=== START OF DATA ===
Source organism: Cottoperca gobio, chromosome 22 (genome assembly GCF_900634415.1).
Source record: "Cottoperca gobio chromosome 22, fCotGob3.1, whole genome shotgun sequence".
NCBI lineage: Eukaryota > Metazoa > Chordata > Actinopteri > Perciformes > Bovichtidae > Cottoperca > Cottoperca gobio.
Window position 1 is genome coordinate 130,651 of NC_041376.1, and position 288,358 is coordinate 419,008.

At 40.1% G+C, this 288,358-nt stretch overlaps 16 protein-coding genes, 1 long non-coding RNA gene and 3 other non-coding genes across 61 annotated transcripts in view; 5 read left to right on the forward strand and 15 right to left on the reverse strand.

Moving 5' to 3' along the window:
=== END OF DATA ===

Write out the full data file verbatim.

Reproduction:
Source organism: Cottoperca gobio, chromosome 22 (genome assembly GCF_900634415.1).
Source record: "Cottoperca gobio chromosome 22, fCotGob3.1, whole genome shotgun sequence".
NCBI lineage: Eukaryota > Metazoa > Chordata > Actinopteri > Perciformes > Bovichtidae > Cottoperca > Cottoperca gobio.
Window position 1 is genome coordinate 130,651 of NC_041376.1, and position 288,358 is coordinate 419,008.

At 40.1% G+C, this 288,358-nt stretch overlaps 16 protein-coding genes, 1 long non-coding RNA gene and 3 other non-coding genes across 61 annotated transcripts in view; 5 read left to right on the forward strand and 15 right to left on the reverse strand.

Moving 5' to 3' along the window: